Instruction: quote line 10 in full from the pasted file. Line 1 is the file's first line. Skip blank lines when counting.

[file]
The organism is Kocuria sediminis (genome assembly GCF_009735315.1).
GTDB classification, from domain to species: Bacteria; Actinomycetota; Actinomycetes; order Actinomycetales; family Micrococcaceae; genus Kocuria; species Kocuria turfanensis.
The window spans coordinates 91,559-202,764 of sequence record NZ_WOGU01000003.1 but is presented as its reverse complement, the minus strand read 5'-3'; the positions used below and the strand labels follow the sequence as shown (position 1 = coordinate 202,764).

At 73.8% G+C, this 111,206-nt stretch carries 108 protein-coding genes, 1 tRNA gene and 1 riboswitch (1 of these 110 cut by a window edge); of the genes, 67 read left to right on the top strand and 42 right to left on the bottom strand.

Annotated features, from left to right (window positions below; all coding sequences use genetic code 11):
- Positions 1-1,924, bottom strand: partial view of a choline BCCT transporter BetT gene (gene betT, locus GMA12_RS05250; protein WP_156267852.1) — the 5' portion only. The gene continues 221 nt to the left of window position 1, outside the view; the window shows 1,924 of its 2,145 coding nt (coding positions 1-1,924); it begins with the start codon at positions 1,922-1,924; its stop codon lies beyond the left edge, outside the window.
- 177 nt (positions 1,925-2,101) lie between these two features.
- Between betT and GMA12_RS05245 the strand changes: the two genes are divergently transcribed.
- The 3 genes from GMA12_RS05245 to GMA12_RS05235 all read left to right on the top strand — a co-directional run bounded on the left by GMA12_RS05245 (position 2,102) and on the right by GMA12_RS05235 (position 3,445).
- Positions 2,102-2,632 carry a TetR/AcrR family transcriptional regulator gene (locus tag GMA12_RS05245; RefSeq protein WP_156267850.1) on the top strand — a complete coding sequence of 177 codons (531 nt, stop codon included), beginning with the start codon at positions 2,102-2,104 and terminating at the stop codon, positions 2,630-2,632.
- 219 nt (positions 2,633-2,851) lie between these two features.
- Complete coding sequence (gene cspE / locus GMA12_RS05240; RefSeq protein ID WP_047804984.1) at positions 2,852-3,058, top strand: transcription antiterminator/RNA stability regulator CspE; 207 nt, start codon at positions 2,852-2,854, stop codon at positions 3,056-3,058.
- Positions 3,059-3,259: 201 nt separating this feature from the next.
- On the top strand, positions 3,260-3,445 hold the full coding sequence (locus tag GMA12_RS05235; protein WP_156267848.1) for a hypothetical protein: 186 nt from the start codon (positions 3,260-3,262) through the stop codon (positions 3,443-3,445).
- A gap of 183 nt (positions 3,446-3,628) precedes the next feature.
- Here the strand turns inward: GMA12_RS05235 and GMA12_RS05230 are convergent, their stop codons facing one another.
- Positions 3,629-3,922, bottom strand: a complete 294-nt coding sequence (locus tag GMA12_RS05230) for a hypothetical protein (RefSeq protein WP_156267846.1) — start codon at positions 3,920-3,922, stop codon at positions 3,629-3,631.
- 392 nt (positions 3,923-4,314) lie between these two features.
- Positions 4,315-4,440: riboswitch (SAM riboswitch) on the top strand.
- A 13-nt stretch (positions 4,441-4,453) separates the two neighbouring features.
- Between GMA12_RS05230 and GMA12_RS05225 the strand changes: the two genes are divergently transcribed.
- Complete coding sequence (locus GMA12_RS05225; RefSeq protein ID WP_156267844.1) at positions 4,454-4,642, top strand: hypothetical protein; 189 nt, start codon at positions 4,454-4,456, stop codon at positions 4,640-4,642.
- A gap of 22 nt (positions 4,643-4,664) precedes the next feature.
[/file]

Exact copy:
- Positions 2,102-2,632 carry a TetR/AcrR family transcriptional regulator gene (locus tag GMA12_RS05245; RefSeq protein WP_156267850.1) on the top strand — a complete coding sequence of 177 codons (531 nt, stop codon included), beginning with the start codon at positions 2,102-2,104 and terminating at the stop codon, positions 2,630-2,632.